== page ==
The Respondent has not provided evidence that it has become commonly known by the disputed domain name nor has the Respondent proven that he is using the disputed domain name in relation to the dictionary meaning of the term "Jumeirah". The Respondent has not provided any evidence to demonstrate a registration of the JUMEIRAH trademark anywhere in the world in any classification or any evidence that he has any connection. Accordingly, the Panel is of the view that a prima facie case is established and the Respondent has failed to prove otherwise and has merely claimed to be holding the disputed domain name until he can start a company without any intimation of what the goods/services will be or his/their connection to the name.
The Complainant has been using the JUMEIRAH mark in relation to the provision of hospitality services, in the Middle East and around the world prior to the registration of the disputed domain name. The website that the disputed domain name resolves to is a parking page which the Respondent claims is not his direct doing but is a result of the exercise of his right to purchase any domain name. The Panel therefore finds on balance that the Respondent has not been using the disputed domain name in connection with a bona fide offering of goods or services, especially as the disputed domain name was registered for so many years without any direct use by the Respondent. The Respondent's only defence is that he has a right to commercial gain and to own the disputed domain name which is insufficient under the circumstances to establish rights or legitimate interests in the disputed domain name for purposes of the Policy.
The Panel finds that the Respondent has no rights or legitimate interests in the disputed domain name and that the Complainant has satisfied paragraph 4(a)(ii) of the Policy.
C. Registered and Used in Bad Faith
The Panel accepts the Complainant's contention that the JUMEIRAH trademark is a well-known mark in multiple countries and jurisdictions but most notably in the jurisdiction of the Respondent; namely Dubai. Therefore, the Panel accepts that the Respondent most likely knew of the Complainant's JUMEIRAH trademark.
The Panel finds that:
(a) the Respondent's use of a domain name which is so similar to the Complainant's trademark especially when the said trademark is well-known can give an inference of use in bad faith;
(b) the Complaint's JUMEIRAH trademark and <Jumeirah.com> domain name are confusingly similar to the disputed domain name, with the only difference being the word "central", which is added as a suffix to the "Jumeirah" brand in the disputed domain name and acts as a descriptor;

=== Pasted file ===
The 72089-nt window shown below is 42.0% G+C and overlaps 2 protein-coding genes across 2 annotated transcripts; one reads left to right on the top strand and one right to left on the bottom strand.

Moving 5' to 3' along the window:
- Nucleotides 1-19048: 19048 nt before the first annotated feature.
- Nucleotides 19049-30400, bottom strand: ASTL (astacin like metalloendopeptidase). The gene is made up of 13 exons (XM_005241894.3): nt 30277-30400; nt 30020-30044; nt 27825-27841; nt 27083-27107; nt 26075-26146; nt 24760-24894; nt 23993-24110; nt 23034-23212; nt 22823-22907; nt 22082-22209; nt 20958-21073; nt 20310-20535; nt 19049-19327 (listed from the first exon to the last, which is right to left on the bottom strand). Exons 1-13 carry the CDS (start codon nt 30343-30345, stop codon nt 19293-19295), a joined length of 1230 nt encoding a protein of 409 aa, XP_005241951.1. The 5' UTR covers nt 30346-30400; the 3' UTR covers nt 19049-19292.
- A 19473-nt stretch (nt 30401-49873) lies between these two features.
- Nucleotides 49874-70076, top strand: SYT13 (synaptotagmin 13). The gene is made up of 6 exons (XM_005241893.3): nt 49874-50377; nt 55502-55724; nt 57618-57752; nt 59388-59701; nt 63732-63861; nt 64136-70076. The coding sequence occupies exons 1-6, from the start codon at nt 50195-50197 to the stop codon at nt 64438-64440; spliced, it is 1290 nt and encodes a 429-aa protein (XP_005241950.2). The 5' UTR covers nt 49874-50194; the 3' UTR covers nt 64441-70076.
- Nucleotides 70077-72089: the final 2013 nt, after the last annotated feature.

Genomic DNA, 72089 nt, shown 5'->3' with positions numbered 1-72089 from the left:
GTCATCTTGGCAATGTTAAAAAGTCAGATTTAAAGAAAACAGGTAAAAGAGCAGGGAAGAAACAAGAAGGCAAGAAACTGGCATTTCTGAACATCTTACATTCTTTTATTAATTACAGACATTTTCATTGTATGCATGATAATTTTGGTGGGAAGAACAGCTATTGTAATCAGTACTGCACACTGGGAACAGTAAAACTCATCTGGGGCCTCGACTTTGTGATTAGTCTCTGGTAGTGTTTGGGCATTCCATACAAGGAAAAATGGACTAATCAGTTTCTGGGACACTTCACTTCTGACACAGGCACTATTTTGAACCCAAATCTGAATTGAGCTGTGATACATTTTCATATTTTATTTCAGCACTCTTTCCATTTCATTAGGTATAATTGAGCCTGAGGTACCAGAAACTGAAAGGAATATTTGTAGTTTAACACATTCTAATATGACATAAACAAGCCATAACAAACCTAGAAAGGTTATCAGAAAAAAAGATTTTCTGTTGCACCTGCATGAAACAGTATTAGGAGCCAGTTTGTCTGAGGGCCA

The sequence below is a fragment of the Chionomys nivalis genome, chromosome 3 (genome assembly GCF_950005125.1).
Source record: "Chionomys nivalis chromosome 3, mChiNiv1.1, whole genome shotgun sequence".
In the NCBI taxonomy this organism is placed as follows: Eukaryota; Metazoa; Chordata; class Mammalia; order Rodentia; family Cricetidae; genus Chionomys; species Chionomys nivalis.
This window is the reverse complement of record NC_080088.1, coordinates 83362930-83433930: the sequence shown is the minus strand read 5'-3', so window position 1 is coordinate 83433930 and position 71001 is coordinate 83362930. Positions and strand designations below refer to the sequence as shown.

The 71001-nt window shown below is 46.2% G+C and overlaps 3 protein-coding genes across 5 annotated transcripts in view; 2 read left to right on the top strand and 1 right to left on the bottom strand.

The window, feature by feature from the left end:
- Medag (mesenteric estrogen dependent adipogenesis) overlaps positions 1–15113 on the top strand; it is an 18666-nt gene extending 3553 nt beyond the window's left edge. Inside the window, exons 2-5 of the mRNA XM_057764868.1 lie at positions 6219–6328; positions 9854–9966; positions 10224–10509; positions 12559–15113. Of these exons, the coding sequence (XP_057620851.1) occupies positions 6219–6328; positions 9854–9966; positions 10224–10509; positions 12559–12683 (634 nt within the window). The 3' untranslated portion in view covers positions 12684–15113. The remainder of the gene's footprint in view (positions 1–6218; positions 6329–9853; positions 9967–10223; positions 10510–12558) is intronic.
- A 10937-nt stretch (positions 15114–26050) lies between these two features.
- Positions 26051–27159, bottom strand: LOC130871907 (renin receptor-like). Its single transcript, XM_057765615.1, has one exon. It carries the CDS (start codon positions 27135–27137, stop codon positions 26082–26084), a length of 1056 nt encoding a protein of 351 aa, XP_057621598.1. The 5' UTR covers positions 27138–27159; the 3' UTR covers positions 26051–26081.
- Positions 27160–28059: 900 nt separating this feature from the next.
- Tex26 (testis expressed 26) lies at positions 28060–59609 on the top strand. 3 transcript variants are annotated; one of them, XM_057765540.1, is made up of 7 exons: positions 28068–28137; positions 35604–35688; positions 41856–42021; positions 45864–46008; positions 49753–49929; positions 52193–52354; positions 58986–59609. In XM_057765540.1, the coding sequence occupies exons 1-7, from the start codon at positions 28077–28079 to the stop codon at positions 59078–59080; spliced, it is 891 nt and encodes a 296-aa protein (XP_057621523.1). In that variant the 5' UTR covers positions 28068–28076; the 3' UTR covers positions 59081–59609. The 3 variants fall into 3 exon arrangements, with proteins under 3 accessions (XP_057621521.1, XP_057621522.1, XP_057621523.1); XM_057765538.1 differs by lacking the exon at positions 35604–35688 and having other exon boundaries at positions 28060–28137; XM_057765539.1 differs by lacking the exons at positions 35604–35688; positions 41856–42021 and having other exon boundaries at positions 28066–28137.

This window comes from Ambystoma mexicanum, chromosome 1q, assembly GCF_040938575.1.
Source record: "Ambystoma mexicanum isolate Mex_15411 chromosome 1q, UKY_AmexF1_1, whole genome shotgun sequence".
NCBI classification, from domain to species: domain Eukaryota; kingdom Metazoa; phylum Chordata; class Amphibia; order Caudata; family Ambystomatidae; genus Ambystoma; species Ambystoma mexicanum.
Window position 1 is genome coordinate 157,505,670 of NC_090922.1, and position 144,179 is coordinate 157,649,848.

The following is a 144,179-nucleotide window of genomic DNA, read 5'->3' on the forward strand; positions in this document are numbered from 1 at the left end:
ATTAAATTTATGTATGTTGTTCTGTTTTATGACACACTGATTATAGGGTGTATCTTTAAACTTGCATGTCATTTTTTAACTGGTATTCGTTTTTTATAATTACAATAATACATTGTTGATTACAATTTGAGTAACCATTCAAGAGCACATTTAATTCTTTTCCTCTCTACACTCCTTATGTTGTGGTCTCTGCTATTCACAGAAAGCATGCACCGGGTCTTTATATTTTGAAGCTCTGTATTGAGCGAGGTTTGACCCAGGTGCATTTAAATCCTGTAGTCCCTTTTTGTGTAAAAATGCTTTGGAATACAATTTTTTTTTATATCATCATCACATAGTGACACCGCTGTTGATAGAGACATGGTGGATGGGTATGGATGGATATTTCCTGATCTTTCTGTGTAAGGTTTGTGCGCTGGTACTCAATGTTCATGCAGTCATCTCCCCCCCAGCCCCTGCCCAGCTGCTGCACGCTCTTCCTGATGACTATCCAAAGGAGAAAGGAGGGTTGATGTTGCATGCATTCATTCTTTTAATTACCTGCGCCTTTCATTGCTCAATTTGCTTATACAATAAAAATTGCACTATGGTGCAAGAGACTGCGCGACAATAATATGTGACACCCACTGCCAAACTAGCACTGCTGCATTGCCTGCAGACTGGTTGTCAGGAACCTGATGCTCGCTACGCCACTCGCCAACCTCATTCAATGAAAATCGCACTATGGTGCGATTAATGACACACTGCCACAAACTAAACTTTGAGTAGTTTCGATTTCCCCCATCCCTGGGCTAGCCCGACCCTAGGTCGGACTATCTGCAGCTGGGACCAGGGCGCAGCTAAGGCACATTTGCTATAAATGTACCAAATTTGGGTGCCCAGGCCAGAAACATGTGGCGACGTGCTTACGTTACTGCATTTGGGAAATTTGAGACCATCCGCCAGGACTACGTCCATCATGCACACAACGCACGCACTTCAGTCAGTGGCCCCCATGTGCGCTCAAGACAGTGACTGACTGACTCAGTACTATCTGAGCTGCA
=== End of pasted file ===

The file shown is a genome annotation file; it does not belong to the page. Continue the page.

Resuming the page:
(c) the Respondent registered the disputed domain name in the knowledge of the Complainant's fame in the trademark JUMEIRAH.
The Panel reviewed the Lloyds TSB Bank PLC v. Daniel Carmel-Brown, WIPO Case No. D2008-1889 as it considers the fact that when the complainant's representative offered to compensate the respondent reasonably for his time and effort involved, the respondent and, subsequently, his representative sought to sell it at a price reflecting the Complainant's desire to own the domain name. In this instant case, the Respondent insisted on a sizable figure far exceeding the out-of-pocket costs for the transfer of the disputed domain name.
Based on the above, the Panel infers that the Respondent registered the disputed domain name with the intention of trading on the reputation of the Complainant's JUMEIRAH trademark to intentionally attempt to attract, for commercial gain, Internet users to the Respondent's website, by creating a likelihood of confusion with the Complainant's JUMEIRAH mark as to the source, sponsorship, affiliation, or endorsement of the Respondent's website. In the alternative, the Respondent sought to sell the disputed domain name to the Complainant for an amount in excess of its out-of-pocket costs. This constitutes evidence that the disputed domain name was registered and is being used in bad faith.
The Panel finds that the disputed domain name was registered and is being used in bad faith within the meaning of paragraph 4(a)(iii) of the Policy.
For the foregoing reasons, in accordance with paragraphs 4(i) of the Policy and 15 of the Rules, the Panel orders that the disputed domain name <jumeirahcentral.com> be transferred to the Complainant.
Hoda T. Barakat
Date: March 13, 2017